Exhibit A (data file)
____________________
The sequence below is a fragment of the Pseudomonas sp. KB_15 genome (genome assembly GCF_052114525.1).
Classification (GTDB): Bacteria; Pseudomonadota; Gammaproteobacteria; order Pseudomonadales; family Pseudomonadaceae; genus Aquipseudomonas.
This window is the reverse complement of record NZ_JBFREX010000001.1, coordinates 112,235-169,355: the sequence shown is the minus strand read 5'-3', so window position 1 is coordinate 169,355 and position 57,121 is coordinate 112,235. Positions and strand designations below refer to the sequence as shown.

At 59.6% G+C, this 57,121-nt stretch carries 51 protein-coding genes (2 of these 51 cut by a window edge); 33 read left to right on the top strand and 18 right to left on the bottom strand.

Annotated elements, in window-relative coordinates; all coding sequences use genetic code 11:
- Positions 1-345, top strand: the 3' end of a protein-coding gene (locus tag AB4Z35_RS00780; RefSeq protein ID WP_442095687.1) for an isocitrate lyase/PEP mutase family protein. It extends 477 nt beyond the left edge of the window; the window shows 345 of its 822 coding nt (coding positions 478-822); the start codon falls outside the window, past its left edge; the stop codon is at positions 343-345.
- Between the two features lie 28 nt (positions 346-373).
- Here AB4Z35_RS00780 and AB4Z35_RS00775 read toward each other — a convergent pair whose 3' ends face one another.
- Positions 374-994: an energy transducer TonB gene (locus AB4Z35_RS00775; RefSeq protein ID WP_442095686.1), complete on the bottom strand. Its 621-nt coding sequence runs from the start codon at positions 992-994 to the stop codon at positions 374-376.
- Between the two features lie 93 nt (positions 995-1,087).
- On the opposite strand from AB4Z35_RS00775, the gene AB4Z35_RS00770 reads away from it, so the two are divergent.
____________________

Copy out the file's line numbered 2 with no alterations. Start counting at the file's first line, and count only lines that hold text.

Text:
Classification (GTDB): Bacteria; Pseudomonadota; Gammaproteobacteria; order Pseudomonadales; family Pseudomonadaceae; genus Aquipseudomonas.